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MEDIA RELEASE: CAPA calls for Austudy and mental health support for postgrads in pre-budget submission

30 Jan 19

CAPA calls for Austudy and mental health support for postgrads in pre-budget submission

The Council of Australian Postgraduate Associations (CAPA) has implored the Federal Government to better support postgraduate students, in our 2019-20 pre-budget submission.

Investment in education and research have been eroded over the past few years, in the name of budget repair. In spite of the Government’s declared commitment to an ‘innovation’ economy, the higher education sector has suffered continuous cuts and funding freezes.

With a budget surplus now projected, we echo the plea of Universities Australia that the Government must take this opportunity to reinvest in the nation’s research capabilities. In particular, there is an urgent need to develop Australia’s future innovators: our current and prospective postgraduate students.

In our pre-budget submission, we have renewed our call for income support to be extended to all domestic full-time postgraduate students. Currently, a limited and patchwork income support system is in place, where domestic postgraduate coursework students may be eligible for Centrelink study payments only if their course is listed as the minimum, fastest, or only pathway to gain an entry-level qualification for their profession. Seventy-two percent of Masters-level degrees are ineligible for income support, leaving students of these degrees scrambling to balance employment with their full-time studies. As financial pressures are a key reason that students withdraw from their studies prematurely, improving access to income support has the capacity to increase completion rates and therefore reduce wastage of government and student funds.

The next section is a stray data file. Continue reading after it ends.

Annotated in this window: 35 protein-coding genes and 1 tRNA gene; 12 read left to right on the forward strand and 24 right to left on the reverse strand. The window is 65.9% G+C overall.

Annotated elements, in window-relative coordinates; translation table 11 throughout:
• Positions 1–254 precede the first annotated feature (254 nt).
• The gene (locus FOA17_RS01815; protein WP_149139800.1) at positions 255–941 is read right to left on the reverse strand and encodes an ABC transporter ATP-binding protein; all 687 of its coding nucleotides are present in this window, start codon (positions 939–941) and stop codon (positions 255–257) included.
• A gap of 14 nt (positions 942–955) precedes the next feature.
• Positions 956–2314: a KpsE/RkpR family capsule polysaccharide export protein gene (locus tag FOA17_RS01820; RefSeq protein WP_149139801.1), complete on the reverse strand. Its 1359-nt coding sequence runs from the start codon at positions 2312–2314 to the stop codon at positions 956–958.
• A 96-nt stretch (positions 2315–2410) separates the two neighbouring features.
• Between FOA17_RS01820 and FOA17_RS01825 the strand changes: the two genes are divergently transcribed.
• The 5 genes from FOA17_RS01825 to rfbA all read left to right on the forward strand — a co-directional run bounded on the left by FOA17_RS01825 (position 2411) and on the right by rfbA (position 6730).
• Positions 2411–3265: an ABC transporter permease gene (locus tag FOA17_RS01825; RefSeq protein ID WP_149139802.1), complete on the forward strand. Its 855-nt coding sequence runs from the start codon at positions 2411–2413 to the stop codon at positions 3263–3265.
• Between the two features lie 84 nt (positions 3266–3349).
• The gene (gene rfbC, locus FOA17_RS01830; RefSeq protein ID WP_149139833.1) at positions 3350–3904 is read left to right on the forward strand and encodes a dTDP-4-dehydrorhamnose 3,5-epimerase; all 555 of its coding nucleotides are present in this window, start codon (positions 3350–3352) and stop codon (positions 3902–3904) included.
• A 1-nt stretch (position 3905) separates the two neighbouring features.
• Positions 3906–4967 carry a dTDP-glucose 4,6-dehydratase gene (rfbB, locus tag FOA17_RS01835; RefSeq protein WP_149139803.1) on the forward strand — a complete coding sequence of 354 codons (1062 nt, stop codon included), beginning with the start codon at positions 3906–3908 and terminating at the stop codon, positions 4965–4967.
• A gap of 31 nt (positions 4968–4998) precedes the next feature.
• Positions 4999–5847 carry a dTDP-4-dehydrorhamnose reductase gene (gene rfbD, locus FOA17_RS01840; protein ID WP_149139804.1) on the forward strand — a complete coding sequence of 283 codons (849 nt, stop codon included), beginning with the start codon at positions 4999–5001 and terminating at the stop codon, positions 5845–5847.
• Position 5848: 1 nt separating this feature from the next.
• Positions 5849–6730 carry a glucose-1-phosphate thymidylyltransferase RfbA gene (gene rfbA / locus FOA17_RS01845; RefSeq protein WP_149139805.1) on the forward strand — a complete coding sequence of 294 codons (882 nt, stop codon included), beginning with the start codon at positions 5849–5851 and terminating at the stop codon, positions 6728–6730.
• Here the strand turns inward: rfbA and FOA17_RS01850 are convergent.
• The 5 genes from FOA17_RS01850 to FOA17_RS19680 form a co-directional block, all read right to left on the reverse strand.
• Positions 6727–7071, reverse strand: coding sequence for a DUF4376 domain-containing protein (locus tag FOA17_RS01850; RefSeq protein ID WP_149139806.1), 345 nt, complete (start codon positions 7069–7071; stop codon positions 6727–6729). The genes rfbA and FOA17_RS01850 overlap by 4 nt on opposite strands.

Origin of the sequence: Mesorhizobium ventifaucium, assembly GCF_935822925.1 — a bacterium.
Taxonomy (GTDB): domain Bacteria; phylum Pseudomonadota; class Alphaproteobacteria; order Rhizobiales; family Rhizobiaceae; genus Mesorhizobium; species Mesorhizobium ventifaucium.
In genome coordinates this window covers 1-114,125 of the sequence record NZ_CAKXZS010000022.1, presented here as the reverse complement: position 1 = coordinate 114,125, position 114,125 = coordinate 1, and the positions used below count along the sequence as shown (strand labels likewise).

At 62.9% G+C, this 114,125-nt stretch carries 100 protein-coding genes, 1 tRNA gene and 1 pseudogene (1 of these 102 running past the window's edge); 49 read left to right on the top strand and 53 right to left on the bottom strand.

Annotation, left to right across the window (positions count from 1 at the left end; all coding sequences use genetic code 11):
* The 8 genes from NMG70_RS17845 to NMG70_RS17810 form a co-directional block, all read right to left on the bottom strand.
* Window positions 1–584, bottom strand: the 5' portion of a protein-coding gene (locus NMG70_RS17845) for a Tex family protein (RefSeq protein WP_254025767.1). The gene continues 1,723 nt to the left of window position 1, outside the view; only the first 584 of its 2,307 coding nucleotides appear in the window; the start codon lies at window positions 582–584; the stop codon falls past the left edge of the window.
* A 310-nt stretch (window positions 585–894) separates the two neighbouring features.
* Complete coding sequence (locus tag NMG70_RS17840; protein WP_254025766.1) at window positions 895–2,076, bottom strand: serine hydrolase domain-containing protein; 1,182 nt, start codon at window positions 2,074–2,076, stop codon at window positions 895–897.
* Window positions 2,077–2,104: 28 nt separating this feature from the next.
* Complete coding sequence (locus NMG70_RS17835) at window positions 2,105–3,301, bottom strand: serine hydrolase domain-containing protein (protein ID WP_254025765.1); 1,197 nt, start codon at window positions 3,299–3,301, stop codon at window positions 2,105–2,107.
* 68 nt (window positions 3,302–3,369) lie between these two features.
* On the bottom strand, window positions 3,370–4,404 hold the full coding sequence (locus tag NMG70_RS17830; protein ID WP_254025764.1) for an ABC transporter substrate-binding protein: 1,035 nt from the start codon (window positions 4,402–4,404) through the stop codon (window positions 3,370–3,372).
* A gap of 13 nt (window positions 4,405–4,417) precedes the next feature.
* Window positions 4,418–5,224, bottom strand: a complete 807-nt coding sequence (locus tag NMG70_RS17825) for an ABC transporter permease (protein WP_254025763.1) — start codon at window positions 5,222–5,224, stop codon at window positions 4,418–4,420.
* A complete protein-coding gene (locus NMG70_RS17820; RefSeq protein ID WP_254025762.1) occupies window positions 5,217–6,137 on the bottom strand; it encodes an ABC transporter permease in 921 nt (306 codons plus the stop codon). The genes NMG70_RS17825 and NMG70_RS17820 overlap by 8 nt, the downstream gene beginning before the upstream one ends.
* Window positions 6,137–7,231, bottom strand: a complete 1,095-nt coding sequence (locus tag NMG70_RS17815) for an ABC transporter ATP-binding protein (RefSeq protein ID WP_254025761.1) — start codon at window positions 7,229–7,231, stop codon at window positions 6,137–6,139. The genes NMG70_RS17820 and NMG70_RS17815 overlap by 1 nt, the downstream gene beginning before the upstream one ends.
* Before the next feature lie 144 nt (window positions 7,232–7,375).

We furthermore call for better access to mental health support. Postgraduate students experience mental health disorders and distress at greater rates than undergraduate students. Access to psychological support and counselling is essential, and we therefore call on the Government to increase the number of sessions available under Mental Health Care Plans from the current 10 sessions, to 12 sessions per year. This additional time with a mental health professional will help students with difficult or ongoing mental health issues.

“Many postgraduate students are at breaking point. Extending income support and access to mental health care are essential to supporting students to complete and succeed in their studies,” says CAPA National President, Natasha Abrahams.

“A postgraduate degree should not have to mean poverty and mental distress.”

In our pre-budget submission, we have also called for the Government to increase research funding following a horror year of cuts, and to investigate options for regulating the cost of tuition in postgraduate degrees.

The full submission can be downloaded from:

For comment:
CAPA National President Natasha Abrahams
M: 0430 076 993